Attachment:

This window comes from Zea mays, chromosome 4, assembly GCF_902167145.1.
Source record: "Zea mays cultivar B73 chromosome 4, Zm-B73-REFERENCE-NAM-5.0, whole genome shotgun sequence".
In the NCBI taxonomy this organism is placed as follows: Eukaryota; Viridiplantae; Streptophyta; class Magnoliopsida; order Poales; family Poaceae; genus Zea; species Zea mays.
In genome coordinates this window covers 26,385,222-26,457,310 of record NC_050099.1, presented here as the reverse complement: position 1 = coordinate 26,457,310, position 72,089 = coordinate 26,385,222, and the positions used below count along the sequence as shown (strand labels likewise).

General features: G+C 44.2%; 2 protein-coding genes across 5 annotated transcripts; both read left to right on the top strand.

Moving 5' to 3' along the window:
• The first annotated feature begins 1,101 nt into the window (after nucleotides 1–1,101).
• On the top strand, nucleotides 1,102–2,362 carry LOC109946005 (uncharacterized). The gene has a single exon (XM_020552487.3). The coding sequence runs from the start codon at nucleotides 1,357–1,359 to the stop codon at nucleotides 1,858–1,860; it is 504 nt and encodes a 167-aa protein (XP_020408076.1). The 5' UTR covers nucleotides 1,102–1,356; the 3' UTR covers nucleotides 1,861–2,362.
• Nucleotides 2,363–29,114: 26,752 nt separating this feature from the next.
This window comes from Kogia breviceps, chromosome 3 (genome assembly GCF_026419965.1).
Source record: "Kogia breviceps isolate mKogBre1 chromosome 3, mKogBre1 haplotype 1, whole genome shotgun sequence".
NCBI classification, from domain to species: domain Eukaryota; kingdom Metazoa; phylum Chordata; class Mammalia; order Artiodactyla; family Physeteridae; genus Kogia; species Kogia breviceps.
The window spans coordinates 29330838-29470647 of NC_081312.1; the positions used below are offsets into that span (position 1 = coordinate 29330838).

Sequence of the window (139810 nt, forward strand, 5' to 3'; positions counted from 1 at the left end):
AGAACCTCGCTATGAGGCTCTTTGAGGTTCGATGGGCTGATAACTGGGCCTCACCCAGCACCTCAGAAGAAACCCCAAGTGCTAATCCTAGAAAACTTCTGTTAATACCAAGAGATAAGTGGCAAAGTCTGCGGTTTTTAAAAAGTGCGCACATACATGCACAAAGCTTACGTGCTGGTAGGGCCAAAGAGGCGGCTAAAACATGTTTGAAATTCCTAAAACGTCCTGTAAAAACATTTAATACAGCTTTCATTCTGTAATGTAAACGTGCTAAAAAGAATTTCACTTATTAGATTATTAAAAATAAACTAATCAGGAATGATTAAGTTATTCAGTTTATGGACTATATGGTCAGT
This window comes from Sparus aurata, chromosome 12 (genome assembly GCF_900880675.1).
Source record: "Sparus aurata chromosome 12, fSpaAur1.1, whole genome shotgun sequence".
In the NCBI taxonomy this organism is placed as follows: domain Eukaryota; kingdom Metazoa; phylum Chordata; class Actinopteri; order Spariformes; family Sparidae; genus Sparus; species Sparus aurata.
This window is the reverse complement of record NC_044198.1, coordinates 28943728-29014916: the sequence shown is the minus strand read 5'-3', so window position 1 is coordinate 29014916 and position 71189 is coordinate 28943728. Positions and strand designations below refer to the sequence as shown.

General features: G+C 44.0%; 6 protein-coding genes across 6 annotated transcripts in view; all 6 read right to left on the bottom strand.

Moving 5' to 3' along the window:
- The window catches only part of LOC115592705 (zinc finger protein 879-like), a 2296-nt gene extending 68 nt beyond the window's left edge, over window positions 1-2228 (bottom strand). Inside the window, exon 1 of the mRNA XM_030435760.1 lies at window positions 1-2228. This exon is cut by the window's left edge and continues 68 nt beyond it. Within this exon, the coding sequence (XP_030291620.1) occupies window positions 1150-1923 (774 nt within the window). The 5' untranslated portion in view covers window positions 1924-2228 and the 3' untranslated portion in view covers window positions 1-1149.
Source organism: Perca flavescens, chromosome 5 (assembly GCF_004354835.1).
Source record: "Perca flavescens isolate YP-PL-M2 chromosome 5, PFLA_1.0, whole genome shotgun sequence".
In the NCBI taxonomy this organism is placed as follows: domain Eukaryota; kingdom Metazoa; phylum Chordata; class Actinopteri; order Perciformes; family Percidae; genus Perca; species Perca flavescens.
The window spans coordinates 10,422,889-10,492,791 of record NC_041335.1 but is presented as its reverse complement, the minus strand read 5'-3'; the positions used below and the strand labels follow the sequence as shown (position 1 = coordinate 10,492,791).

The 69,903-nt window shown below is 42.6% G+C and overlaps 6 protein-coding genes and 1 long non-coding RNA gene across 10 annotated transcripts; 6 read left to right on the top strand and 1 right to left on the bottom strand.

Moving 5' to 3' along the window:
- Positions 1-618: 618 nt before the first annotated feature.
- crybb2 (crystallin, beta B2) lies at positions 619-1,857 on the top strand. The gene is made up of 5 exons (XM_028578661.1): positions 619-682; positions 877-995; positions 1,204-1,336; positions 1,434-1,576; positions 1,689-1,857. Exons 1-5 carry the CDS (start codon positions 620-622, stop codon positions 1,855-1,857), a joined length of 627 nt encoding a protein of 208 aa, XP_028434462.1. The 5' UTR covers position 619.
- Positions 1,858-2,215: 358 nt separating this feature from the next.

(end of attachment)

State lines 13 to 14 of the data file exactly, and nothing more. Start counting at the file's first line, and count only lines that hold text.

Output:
The window spans coordinates 29330838-29470647 of NC_081312.1; the positions used below are offsets into that span (position 1 = coordinate 29330838).

Sequence of the window (139810 nt, forward strand, 5' to 3'; positions counted from 1 at the left end):